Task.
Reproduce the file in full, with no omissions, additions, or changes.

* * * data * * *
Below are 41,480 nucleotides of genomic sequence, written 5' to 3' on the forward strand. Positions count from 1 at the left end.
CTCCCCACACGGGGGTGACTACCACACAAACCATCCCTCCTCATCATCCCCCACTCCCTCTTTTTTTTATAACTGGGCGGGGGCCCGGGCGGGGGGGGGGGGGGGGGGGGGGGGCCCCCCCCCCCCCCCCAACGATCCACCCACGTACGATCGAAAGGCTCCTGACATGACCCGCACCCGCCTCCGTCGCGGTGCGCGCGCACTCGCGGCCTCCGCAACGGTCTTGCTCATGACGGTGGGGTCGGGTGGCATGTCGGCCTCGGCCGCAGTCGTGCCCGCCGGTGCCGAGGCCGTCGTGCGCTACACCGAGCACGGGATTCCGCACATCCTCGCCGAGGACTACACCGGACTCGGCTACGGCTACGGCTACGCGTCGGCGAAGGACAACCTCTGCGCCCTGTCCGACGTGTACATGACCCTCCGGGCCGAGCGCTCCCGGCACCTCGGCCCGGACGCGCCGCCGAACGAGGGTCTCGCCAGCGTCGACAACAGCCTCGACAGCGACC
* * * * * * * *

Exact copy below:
Below are 41,480 nucleotides of genomic sequence, written 5' to 3' on the forward strand. Positions count from 1 at the left end.
CTCCCCACACGGGGGTGACTACCACACAAACCATCCCTCCTCATCATCCCCCACTCCCTCTTTTTTTTATAACTGGGCGGGGGCCCGGGCGGGGGGGGGGGGGGGGGGGGGGGGCCCCCCCCCCCCCCCCAACGATCCACCCACGTACGATCGAAAGGCTCCTGACATGACCCGCACCCGCCTCCGTCGCGGTGCGCGCGCACTCGCGGCCTCCGCAACGGTCTTGCTCATGACGGTGGGGTCGGGTGGCATGTCGGCCTCGGCCGCAGTCGTGCCCGCCGGTGCCGAGGCCGTCGTGCGCTACACCGAGCACGGGATTCCGCACATCCTCGCCGAGGACTACACCGGACTCGGCTACGGCTACGGCTACGCGTCGGCGAAGGACAACCTCTGCGCCCTGTCCGACGTGTACATGACCCTCCGGGCCGAGCGCTCCCGGCACCTCGGCCCGGACGCGCCGCCGAACGAGGGTCTCGCCAGCGTCGACAACAGCCTCGACAGCGACC